A House bill that became law Tuesday aims to keep Missourians from being jailed for failing to pay the costs of being jailed.
House Bill 192, targeting so-called “debtors prisons” in Missouri, was signed into law by Governor Mike Parson (R). It will do away with “show cause” hearings, in which defendants must provide a reason for failing to pay “board bills” for time they spent in a county jail. Failure to show cause often resulted in additional jail time and additional board bills that could add up to thousands of dollars.
HB 192 will let counties use civil means to collect jail debts, but they can no longer threaten additional jail time for failure to pay.
“[Courts] can still charge people for the time they spend in jail. [They] can’t have show cause hearings anymore. [Courts] can’t put people back in jail for not paying their jail bill,” said bill sponsor Representative Bruce DeGroot (R-Chesterfield). “[Counties] can still sue that person civilly and reduce that debt to a judgment and garnish wages just like you would in a civil court with a credit card debt or a medical bill.”
DeGroot worked closely with Kansas City representative Mark Ellebracht (D) on the legislation.
“I think it means a lot in terms of just fairness and justice and how the system works,” said Ellebracht, “because once a person gets put in jail, once they get sent down for 30 days, their time is their punishment. That’s the deal that we’ve made with people: we’re going to sentence you to 30 days … now with regard to what you owe the sheriff for their bill … you can’t pay that bill off if you’re in jail on a warrant for not paying that bill, so it just makes sense that the sheriff should have to collect that money through the normal debt collection processes like any other creditor would have to.”
DeGroot and Ellebracht both credit St. Louis Post-Dispatch columnist Tony Messenger for spurring the legislation with a series of articles he wrote about the current system. Those articles also earned Messenger a Pulitzer Prize.
In one case Messenger wrote about, a woman incurred more than $10,000 in “board bills” after stealing an $8 tube of mascara.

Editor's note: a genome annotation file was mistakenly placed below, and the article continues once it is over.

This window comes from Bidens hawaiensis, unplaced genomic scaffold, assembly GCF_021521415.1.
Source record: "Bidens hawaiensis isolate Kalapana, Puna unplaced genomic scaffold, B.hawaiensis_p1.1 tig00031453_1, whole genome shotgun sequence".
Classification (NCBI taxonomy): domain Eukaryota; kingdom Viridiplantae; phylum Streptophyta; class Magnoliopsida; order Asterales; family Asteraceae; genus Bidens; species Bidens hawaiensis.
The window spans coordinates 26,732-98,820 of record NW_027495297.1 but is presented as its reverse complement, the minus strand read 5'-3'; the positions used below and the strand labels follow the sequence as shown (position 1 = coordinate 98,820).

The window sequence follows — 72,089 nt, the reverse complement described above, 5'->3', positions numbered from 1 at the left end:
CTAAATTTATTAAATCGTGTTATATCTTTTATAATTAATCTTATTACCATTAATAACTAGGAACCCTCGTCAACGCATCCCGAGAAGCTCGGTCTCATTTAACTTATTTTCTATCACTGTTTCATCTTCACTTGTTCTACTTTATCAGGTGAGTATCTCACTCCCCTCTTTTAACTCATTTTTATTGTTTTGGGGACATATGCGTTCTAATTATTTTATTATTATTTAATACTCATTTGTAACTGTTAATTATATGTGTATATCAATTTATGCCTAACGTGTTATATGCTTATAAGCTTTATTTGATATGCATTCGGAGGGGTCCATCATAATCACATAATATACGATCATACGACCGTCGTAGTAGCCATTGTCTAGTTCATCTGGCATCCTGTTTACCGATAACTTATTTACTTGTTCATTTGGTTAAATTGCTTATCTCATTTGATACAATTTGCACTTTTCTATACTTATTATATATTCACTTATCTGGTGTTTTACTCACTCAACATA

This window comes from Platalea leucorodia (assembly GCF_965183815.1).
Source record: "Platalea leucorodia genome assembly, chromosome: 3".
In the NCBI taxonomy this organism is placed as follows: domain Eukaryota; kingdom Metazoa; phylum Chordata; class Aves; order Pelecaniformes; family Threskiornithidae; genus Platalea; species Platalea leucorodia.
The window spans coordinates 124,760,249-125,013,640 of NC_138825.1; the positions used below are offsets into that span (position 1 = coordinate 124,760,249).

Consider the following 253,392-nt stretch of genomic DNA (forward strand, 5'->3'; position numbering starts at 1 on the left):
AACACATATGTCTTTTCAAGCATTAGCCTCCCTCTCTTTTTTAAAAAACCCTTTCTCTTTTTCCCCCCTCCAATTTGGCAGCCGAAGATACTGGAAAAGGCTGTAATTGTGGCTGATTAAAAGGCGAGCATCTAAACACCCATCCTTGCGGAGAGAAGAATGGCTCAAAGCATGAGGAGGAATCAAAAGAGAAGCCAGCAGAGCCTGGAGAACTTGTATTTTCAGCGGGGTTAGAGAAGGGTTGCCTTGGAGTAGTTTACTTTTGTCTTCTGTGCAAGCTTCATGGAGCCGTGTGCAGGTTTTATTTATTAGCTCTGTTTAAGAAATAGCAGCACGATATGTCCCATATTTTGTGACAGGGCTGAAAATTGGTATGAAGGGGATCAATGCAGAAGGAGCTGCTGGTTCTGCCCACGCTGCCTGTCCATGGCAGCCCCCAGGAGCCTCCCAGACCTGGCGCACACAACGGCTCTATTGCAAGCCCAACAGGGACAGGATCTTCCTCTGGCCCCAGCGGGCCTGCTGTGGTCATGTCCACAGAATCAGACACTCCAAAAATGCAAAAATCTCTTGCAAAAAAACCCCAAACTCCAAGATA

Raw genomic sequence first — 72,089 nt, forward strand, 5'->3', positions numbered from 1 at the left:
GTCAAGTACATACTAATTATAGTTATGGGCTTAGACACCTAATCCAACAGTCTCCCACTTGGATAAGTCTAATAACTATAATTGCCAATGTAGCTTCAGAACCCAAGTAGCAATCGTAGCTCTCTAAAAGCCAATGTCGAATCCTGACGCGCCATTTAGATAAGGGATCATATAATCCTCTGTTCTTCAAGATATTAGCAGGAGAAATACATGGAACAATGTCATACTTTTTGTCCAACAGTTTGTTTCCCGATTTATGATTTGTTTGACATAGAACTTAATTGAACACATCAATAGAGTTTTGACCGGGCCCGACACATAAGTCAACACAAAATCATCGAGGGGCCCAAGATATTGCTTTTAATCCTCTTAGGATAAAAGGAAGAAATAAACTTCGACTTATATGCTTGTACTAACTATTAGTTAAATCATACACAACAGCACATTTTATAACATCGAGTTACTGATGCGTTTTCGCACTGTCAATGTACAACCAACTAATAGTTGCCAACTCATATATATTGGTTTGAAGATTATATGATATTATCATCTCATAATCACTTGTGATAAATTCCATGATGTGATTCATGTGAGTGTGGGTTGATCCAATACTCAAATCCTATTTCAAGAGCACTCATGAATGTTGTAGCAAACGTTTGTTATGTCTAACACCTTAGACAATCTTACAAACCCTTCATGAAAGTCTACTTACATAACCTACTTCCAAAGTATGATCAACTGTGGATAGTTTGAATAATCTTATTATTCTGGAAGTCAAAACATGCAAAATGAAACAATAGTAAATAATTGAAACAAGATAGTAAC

DeGroot said situations like that go against the principle of people who have paid their debt to society returning to being productive members of society, providing for themselves and their families, and getting back on the tax rolls.
In presenting HB 192 DeGroot was the most visibly animated and joyful he has been in his three years in the legislature. He admits he was very enthused about the legislation.
“The reason I went to law school was I loved the book To Kill A Mockingbird … and I wanted to be Atticus Finch. I wanted to change the world, and after you graduate from law school you’ve got student debt, you have houses, and kids, and cars, and who knows what, trips to Disneyworld, and you forget about being Atticus Finch. Well now my kids are grown, and you don’t have quite the pressures you used to, and I view [House Bill 192] as probably the best thing I ever did with my law degree.”
Following their success with HB 192, Ellebracht said he and DeGroot are talking regularly about other topics they hope to team up on.
Ellebracht says any differences he and DeGroot have in party or other issues don’t really have any bearing on criminal justice reform, “When we’re looking at something and we’re saying to ourselves, ‘[Missouri law is] really handicapping a lot of folks in the economy by preventing them from getting good jobs, and [Missouri law is] really handicapping a lot of businesses by putting them in a position where they can’t afford to be hiring folks who have had that little minor scrape in their background, for fear of some kind of public retribution, or maybe a lawsuit here or there or something like that, so we need to figure out a way that we can adjust the way we do things so that it’s more fair for everybody involved.”
HB 192 also included language that would allow judges to waive mandatory minimum sentencing requirements for non-violent offenders who meet certain criteria.
Both provisions become effective August 28.